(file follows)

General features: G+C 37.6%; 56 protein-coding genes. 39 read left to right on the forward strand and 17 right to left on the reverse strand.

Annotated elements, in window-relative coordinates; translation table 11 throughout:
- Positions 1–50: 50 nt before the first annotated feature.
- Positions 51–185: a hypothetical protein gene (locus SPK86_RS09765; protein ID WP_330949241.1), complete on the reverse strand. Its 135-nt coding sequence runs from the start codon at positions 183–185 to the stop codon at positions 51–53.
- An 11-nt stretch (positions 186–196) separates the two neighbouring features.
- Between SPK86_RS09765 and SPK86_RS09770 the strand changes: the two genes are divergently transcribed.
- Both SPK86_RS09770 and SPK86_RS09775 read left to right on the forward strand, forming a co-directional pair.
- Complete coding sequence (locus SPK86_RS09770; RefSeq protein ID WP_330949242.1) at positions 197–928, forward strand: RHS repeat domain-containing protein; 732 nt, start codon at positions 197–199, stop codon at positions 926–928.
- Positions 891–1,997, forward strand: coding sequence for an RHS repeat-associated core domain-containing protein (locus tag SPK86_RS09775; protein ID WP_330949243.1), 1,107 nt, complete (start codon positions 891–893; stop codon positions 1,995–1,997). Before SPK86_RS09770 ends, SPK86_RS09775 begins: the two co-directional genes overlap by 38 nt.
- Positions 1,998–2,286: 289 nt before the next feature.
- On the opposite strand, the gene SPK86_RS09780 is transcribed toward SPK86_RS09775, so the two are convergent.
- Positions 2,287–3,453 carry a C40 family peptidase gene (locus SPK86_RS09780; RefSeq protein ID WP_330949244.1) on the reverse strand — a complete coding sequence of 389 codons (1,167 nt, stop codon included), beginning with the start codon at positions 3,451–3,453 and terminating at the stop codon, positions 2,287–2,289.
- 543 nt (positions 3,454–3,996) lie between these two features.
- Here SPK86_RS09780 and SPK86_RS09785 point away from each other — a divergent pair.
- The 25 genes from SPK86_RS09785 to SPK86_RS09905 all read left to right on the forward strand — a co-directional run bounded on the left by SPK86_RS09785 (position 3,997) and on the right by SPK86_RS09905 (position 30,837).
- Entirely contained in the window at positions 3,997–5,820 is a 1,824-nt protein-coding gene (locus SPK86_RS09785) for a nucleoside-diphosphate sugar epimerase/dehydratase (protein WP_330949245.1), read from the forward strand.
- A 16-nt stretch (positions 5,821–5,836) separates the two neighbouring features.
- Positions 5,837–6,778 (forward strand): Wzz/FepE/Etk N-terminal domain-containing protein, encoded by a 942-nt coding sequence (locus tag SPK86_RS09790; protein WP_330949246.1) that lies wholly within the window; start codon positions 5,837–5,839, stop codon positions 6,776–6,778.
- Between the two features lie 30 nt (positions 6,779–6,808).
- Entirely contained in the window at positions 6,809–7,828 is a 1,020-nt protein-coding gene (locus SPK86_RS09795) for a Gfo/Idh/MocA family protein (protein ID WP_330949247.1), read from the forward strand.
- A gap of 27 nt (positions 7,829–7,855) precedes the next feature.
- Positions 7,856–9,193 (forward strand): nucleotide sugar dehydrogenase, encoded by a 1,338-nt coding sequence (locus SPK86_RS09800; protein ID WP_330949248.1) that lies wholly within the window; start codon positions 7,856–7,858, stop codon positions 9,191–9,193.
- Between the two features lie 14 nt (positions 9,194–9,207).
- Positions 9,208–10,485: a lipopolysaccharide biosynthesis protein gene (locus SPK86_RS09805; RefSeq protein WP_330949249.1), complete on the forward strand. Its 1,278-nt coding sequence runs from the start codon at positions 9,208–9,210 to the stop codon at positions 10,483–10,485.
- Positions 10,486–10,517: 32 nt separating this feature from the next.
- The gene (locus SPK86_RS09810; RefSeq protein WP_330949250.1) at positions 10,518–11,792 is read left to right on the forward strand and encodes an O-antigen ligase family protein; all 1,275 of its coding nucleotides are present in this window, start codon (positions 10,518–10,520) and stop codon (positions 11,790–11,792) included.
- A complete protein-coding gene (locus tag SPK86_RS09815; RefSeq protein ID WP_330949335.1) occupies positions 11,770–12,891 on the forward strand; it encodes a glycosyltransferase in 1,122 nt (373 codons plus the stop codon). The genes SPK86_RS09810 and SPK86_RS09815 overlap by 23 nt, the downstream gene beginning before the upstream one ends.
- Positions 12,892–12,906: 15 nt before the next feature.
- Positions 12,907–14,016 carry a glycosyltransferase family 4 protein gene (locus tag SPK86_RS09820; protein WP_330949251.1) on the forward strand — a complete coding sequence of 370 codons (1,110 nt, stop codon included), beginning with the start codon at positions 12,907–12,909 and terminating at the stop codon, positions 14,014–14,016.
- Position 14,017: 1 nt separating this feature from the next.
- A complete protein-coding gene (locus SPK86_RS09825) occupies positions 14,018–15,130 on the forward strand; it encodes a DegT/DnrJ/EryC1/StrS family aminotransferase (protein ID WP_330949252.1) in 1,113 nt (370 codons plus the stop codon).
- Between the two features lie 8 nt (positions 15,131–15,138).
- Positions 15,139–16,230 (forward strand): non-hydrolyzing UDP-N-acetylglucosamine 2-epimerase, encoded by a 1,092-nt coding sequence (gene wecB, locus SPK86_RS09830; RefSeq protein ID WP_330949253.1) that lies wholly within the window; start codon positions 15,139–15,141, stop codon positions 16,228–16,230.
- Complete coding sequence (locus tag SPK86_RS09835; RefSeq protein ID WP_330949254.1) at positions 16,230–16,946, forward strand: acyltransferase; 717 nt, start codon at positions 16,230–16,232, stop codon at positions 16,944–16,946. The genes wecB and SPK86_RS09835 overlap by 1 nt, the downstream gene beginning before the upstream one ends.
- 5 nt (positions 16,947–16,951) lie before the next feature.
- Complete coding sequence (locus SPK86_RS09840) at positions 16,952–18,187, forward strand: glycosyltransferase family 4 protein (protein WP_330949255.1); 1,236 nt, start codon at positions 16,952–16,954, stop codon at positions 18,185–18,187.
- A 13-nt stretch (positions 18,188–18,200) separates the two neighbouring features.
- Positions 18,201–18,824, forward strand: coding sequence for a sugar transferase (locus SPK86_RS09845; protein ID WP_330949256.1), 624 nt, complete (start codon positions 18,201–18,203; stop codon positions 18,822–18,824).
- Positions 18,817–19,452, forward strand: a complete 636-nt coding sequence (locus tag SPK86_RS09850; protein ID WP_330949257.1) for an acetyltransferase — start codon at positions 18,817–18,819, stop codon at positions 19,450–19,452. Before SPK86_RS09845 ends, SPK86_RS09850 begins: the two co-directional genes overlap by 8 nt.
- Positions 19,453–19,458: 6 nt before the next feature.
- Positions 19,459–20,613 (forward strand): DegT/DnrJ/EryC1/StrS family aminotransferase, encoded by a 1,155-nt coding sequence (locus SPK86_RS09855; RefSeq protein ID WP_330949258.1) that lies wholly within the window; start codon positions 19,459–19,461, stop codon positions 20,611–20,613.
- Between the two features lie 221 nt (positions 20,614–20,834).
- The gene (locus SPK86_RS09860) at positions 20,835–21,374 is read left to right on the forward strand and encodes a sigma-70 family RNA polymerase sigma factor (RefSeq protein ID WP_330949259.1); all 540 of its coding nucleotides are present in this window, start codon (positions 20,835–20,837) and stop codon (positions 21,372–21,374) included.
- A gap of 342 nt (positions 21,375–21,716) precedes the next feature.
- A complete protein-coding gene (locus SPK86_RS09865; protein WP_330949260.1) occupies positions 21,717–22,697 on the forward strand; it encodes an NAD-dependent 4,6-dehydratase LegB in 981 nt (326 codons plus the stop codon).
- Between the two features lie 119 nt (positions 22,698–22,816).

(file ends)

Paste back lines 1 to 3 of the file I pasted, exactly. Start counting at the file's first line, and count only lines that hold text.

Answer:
General features: G+C 37.6%; 56 protein-coding genes. 39 read left to right on the forward strand and 17 right to left on the reverse strand.

Annotated elements, in window-relative coordinates; translation table 11 throughout:
- Positions 1–50: 50 nt before the first annotated feature.